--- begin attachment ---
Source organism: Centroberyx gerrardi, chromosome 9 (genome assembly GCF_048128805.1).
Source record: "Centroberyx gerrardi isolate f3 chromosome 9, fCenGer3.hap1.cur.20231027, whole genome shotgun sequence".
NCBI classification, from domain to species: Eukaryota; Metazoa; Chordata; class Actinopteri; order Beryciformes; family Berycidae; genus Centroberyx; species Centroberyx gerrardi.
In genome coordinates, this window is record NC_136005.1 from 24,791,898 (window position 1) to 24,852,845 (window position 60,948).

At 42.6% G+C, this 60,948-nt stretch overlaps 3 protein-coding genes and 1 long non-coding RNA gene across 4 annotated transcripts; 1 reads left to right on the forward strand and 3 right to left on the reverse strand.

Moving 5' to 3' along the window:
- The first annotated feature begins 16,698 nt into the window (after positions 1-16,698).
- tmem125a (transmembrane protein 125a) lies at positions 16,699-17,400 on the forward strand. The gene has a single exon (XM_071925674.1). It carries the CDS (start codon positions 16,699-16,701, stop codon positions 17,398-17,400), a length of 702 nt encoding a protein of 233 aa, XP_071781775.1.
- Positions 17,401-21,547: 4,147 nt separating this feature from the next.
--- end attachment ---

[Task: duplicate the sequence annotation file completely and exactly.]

Source organism: Centroberyx gerrardi, chromosome 9 (genome assembly GCF_048128805.1).
Source record: "Centroberyx gerrardi isolate f3 chromosome 9, fCenGer3.hap1.cur.20231027, whole genome shotgun sequence".
NCBI classification, from domain to species: Eukaryota; Metazoa; Chordata; class Actinopteri; order Beryciformes; family Berycidae; genus Centroberyx; species Centroberyx gerrardi.
In genome coordinates, this window is record NC_136005.1 from 24,791,898 (window position 1) to 24,852,845 (window position 60,948).

At 42.6% G+C, this 60,948-nt stretch overlaps 3 protein-coding genes and 1 long non-coding RNA gene across 4 annotated transcripts; 1 reads left to right on the forward strand and 3 right to left on the reverse strand.

Moving 5' to 3' along the window:
- The first annotated feature begins 16,698 nt into the window (after positions 1-16,698).
- tmem125a (transmembrane protein 125a) lies at positions 16,699-17,400 on the forward strand. The gene has a single exon (XM_071925674.1). It carries the CDS (start codon positions 16,699-16,701, stop codon positions 17,398-17,400), a length of 702 nt encoding a protein of 233 aa, XP_071781775.1.
- Positions 17,401-21,547: 4,147 nt separating this feature from the next.